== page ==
A little farther west of Kitsilano Beach is this tranquil beach. During the daytime everyone from small to large relaxes here and in the evenings during the season you can enjoy the local folk music festival.

Wreck Beach

Vancouver’s only nudist beach. For more open-minded people, this beach will be an interesting discovery. Here, where clothes are not a must-have attribute, you can often find free-spirited people and nudists.

Third Beach

A little further along the Central Park promenade is this quiet, tranquil beach where you can often watch a beautiful sunset. The beach is a great addition to the trail that runs along the park’s waterfront.

Read more about Vancouver’s beaches in our article, Vancouver Beaches.

So, now you know exactly what to see and what Vancouver attractions to see first? And that’s just a small part, the list could go on and on.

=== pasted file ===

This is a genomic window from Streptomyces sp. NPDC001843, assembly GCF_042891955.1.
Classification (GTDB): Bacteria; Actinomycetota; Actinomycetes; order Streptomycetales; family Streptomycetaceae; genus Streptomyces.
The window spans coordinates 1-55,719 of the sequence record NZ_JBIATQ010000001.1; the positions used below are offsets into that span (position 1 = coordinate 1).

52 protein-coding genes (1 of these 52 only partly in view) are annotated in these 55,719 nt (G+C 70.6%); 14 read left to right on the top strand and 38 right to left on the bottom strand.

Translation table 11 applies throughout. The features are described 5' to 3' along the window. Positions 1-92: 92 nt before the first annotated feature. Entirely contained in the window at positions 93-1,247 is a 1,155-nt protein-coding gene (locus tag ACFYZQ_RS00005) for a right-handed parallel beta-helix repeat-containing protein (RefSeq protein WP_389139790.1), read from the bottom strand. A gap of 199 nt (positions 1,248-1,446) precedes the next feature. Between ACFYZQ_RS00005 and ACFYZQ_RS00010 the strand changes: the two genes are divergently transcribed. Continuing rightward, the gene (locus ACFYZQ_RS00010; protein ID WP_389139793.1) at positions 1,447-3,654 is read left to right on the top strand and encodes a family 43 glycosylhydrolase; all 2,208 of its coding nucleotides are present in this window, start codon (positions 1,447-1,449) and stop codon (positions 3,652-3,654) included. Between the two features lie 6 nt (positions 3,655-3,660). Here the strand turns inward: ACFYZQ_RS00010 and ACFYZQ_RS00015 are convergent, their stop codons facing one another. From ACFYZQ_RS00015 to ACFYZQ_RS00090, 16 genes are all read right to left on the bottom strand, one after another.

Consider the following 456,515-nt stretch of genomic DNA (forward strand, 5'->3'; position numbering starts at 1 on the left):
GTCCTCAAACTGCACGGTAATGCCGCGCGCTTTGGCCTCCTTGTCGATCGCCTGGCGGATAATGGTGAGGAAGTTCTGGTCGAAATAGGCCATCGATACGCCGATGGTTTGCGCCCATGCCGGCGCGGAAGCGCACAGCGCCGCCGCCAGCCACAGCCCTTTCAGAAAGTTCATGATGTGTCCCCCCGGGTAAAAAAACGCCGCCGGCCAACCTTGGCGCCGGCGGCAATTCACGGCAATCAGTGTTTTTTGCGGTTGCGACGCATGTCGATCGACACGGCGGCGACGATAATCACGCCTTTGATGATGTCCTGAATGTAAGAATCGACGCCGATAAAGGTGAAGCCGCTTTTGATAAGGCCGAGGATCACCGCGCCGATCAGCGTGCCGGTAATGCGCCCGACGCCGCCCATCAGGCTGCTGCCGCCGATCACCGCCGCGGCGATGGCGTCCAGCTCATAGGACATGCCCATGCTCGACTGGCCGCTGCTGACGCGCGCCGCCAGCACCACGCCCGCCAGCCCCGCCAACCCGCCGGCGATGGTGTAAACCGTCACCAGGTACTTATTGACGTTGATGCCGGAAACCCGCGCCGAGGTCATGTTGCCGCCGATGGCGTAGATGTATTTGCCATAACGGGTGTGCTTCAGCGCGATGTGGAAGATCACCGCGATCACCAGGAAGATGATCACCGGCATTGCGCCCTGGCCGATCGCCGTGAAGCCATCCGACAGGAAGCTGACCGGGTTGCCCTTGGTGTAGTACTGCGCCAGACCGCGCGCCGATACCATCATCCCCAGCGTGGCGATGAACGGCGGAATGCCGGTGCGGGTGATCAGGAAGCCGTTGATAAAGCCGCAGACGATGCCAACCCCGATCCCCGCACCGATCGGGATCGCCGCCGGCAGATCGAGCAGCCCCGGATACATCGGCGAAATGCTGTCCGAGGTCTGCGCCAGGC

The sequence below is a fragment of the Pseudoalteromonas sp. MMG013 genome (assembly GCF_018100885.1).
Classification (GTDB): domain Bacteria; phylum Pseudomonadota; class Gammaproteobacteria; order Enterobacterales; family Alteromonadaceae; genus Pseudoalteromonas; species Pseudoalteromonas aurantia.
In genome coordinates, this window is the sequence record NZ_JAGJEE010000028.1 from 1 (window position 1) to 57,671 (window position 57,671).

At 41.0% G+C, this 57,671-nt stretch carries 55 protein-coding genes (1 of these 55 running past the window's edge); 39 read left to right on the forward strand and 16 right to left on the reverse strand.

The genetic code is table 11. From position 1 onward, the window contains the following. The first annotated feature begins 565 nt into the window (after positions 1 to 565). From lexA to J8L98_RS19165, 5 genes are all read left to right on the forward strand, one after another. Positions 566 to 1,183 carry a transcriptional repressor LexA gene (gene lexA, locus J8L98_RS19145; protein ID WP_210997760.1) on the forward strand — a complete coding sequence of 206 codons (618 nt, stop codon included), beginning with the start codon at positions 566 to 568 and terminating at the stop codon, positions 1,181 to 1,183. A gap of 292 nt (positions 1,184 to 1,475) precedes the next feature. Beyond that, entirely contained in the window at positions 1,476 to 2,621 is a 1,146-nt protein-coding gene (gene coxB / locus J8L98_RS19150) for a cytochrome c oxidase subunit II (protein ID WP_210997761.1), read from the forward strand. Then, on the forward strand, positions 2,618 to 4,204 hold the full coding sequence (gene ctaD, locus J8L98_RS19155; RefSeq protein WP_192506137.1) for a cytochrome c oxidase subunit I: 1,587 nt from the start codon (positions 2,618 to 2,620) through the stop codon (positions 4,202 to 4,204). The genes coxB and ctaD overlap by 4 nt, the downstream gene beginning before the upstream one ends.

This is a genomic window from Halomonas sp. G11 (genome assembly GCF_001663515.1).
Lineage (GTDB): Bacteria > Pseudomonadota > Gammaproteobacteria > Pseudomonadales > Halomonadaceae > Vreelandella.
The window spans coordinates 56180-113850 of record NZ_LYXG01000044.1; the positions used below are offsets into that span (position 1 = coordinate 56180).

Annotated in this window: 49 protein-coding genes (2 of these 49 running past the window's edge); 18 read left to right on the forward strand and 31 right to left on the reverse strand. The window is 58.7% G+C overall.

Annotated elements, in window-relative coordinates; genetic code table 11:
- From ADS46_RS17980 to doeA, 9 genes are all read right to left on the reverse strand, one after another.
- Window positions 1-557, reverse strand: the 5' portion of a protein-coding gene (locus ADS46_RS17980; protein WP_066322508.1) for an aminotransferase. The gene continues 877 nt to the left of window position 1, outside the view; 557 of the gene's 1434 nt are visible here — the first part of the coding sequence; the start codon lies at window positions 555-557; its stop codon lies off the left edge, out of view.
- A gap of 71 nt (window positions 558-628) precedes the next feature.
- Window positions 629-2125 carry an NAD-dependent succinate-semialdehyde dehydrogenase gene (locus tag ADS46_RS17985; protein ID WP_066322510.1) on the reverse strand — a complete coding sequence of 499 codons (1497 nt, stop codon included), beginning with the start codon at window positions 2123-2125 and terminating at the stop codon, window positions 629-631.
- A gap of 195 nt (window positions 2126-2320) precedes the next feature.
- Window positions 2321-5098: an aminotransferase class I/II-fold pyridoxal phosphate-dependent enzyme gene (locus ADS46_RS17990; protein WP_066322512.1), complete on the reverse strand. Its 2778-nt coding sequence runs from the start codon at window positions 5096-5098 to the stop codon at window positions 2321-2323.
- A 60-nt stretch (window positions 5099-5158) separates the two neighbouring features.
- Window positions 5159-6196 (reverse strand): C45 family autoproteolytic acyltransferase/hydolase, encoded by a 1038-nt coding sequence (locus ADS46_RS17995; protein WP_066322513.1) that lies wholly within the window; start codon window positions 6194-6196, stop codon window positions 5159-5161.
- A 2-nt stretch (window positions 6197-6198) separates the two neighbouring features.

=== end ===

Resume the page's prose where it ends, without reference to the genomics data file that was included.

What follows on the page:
Strange Events and Unusual Sights in Vancouver

Vancouver has some top-notch world-famous events and attractions, but sometimes hundreds or even thousands of people gather to participate in something slightly extraordinary. So what are Vancouver’s quirky events and unusual attractions?

An outdoor event, a unique place that is historic for pop culture, some sporting event or a celebration that brings different cultures together – Vancouver has a place for it all and that is why it is never boring in this city.

World Naked Bike Ride (June)

Photo by insidevancouver.ca

Get naked for a bike ride around Vancouver! Decorate your bike to your liking and enjoy a leisurely ride through the streets of the city in what they say is your mother’s clothing. This global event began in Europe, where it was first held in 2001. Today, such races are held from Oakland to Apeldoorn. Vancouver joined in 2010.

Underwater Hockey (May).

Photo by insidevancouver.ca

This is Canada and people here love hockey in any form. Ice rink hockey, outdoor hockey, basketball field hockey, ice pond hockey. What about pool hockey? Sure! Vancouver even recently held competitions in this “sport,” and there are even clubs devoted to this wacky pastime. There is even a Canadian Underwater Games Association that holds sports competitions in underwater hockey, underwater rugby, underwater orienteering and underwater target shooting.